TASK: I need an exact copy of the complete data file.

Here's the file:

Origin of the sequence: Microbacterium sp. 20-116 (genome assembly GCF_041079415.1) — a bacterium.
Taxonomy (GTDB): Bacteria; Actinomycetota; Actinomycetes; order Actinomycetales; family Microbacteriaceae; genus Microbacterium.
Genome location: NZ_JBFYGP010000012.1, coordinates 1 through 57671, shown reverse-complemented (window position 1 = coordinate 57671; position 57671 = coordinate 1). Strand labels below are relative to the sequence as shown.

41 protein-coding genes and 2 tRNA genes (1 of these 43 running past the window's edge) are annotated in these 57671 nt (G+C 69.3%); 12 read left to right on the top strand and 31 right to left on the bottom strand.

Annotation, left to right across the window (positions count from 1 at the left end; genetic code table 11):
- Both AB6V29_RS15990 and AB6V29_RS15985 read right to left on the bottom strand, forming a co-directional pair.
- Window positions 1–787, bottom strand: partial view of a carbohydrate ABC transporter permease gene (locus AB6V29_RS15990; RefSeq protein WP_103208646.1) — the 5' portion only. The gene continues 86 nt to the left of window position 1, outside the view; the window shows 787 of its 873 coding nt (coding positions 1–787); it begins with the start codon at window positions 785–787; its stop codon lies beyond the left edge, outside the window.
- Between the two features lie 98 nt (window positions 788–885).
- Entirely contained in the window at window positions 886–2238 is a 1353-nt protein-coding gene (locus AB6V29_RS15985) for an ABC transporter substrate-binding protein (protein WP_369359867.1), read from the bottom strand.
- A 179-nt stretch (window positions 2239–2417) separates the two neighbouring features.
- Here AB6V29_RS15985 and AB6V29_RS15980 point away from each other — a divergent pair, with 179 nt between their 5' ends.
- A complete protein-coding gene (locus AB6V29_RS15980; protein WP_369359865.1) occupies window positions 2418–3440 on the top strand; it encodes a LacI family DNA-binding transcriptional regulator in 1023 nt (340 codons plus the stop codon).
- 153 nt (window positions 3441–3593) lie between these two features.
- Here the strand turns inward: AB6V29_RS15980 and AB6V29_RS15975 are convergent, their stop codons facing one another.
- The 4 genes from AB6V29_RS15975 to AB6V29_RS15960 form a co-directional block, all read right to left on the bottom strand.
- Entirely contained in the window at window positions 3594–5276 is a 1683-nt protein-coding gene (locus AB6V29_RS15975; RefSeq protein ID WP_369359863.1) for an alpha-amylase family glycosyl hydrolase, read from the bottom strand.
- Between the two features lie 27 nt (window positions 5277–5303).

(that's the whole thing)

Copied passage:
Origin of the sequence: Microbacterium sp. 20-116 (genome assembly GCF_041079415.1) — a bacterium.
Taxonomy (GTDB): Bacteria; Actinomycetota; Actinomycetes; order Actinomycetales; family Microbacteriaceae; genus Microbacterium.
Genome location: NZ_JBFYGP010000012.1, coordinates 1 through 57671, shown reverse-complemented (window position 1 = coordinate 57671; position 57671 = coordinate 1). Strand labels below are relative to the sequence as shown.

41 protein-coding genes and 2 tRNA genes (1 of these 43 running past the window's edge) are annotated in these 57671 nt (G+C 69.3%); 12 read left to right on the top strand and 31 right to left on the bottom strand.

Annotation, left to right across the window (positions count from 1 at the left end; genetic code table 11):
- Both AB6V29_RS15990 and AB6V29_RS15985 read right to left on the bottom strand, forming a co-directional pair.
- Window positions 1–787, bottom strand: partial view of a carbohydrate ABC transporter permease gene (locus AB6V29_RS15990; RefSeq protein WP_103208646.1) — the 5' portion only. The gene continues 86 nt to the left of window position 1, outside the view; the window shows 787 of its 873 coding nt (coding positions 1–787); it begins with the start codon at window positions 785–787; its stop codon lies beyond the left edge, outside the window.
- Between the two features lie 98 nt (window positions 788–885).
- Entirely contained in the window at window positions 886–2238 is a 1353-nt protein-coding gene (locus AB6V29_RS15985) for an ABC transporter substrate-binding protein (protein WP_369359867.1), read from the bottom strand.
- A 179-nt stretch (window positions 2239–2417) separates the two neighbouring features.
- Here AB6V29_RS15985 and AB6V29_RS15980 point away from each other — a divergent pair, with 179 nt between their 5' ends.
- A complete protein-coding gene (locus AB6V29_RS15980; protein WP_369359865.1) occupies window positions 2418–3440 on the top strand; it encodes a LacI family DNA-binding transcriptional regulator in 1023 nt (340 codons plus the stop codon).
- 153 nt (window positions 3441–3593) lie between these two features.
- Here the strand turns inward: AB6V29_RS15980 and AB6V29_RS15975 are convergent, their stop codons facing one another.
- The 4 genes from AB6V29_RS15975 to AB6V29_RS15960 form a co-directional block, all read right to left on the bottom strand.
- Entirely contained in the window at window positions 3594–5276 is a 1683-nt protein-coding gene (locus AB6V29_RS15975; RefSeq protein ID WP_369359863.1) for an alpha-amylase family glycosyl hydrolase, read from the bottom strand.
- Between the two features lie 27 nt (window positions 5277–5303).